[Ads-l] Horse creature

Dan Goncharoff thegonch at GMAIL.COM
Thu Nov 6 17:10:47 UTC 2014


I believe people who know horses (I don't) make distinctions that the
layman doesn't. For example a "pony" breed is not a "horse" breed, yet both
are horses. I don't know the history of the usage of these terms, but I
would research in this area for the use of "horse creature" to refer to all
horses, including horses not called horses...

DanG

On Thu, Nov 6, 2014 at 11:19 AM, Margaret Lee <
0000006730deb3bf-dmarc-request at listserv.uga.edu> wrote:

> ---------------------- Information from the mail header
> -----------------------
> Sender:       American Dialect Society <ADS-L at LISTSERV.UGA.EDU>
> Poster:       Margaret Lee <mlee303 at YAHOO.COM>
> Subject:      Re: Horse creature
>
> -------------------------------------------------------------------------------
>
> There's also puppy dog.
>
> --Margaret Lee
>
>
> >________________________________
> > From: David Daniel <david at COARSECOURSES.COM>
> >To: ADS-L at LISTSERV.UGA.EDU
> >Sent: Thursday, November 6, 2014 10:42 AM
> >Subject: Re: Horse creature
> >
> >
> >There might be an interim step at wildebeest?
> >
> >Poster:       Laurence Horn <laurence.horn at YALE.EDU>
> >Subject:      Re: Horse creature
>
> >----------------------------------------------------------------------------
> >---
> >
> >If you like tuna fish, horse beast is clearly the next step.
> >
> >LH
> >
> >On Nov 6, 2014, at 8:49 AM, Michael Quinion wrote:
> >
> >> An intriguing question has arrived at World Wide Words from a
> genealogist
> >> who has found examples of the term "horse creature" in old American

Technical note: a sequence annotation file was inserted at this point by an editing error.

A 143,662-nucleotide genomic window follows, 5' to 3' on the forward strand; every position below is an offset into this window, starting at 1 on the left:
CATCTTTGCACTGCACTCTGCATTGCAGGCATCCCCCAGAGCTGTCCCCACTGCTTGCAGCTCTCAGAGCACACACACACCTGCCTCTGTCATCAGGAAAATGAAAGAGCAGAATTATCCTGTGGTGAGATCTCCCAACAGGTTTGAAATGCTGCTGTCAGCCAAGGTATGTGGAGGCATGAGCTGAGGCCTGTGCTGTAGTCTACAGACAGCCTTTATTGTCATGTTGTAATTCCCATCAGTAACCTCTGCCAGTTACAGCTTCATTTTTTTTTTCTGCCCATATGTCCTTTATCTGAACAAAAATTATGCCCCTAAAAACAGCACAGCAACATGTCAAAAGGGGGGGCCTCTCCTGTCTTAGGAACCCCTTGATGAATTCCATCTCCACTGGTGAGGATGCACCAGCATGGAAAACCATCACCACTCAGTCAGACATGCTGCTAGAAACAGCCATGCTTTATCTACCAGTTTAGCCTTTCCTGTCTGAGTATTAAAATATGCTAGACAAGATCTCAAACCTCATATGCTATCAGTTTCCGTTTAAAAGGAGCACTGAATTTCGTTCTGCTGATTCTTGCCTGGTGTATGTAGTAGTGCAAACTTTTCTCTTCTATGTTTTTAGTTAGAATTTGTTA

> court
> >> records and newspapers. She asked why the redundancy?
> >>
> >> I've found numerous examples of the term, often in sale announcements,
> and
> >
> >> also of "horse beast", which was used in the US and also in the UK (the
> >> first example in the OED is dated 1573). DARE has "horse beast" and also
> >> "horse critter" but not "horse creature". There are 16th-century British
> >> references to "rother beast", where a rother was an ox or bullock, but
> no
> >> other farm animal seems to have one of these words added to its name.
> >>
> >> Can anyone suggest to my reader why a farmer or auctioneer might refer
> >> specifically to a "horse creature" or "horse beast"? I'm at a total
> loss!
> >>
> >> --
> >> Michael Quinion
> >> World Wide Words
> >> Web: http://www.worldwidewords.org/
> >>
> >
> >------------------------------------------------------------
> >The American Dialect Society - http://www.americandialect.org/
> >
> >
> >
>
> ------------------------------------------------------------
> The American Dialect Society - http://www.americandialect.org
>

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